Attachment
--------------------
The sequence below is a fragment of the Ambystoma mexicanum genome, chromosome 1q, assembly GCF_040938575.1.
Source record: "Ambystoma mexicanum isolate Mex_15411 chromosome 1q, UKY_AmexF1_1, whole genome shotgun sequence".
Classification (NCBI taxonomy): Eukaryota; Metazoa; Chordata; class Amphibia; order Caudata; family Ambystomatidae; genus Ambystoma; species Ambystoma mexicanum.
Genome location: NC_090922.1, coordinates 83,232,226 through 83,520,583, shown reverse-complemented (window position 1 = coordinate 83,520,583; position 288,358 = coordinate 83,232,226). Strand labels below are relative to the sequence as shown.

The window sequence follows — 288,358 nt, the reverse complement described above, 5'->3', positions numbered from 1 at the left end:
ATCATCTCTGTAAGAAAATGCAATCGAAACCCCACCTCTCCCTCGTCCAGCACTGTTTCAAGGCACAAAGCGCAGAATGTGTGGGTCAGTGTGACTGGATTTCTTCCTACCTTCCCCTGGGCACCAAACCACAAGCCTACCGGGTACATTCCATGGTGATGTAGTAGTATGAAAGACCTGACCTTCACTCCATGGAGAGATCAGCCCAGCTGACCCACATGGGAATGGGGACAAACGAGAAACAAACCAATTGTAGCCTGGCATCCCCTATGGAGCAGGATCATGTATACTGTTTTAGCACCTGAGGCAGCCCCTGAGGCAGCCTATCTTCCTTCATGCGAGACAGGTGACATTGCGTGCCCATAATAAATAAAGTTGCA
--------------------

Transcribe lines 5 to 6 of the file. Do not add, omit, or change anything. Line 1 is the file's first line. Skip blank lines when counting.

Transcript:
The window sequence follows — 288,358 nt, the reverse complement described above, 5'->3', positions numbered from 1 at the left end:
ATCATCTCTGTAAGAAAATGCAATCGAAACCCCACCTCTCCCTCGTCCAGCACTGTTTCAAGGCACAAAGCGCAGAATGTGTGGGTCAGTGTGACTGGATTTCTTCCTACCTTCCCCTGGGCACCAAACCACAAGCCTACCGGGTACATTCCATGGTGATGTAGTAGTATGAAAGACCTGACCTTCACTCCATGGAGAGATCAGCCCAGCTGACCCACATGGGAATGGGGACAAACGAGAAACAAACCAATTGTAGCCTGGCATCCCCTATGGAGCAGGATCATGTATACTGTTTTAGCACCTGAGGCAGCCCCTGAGGCAGCCTATCTTCCTTCATGCGAGACAGGTGACATTGCGTGCCCATAATAAATAAAGTTGCA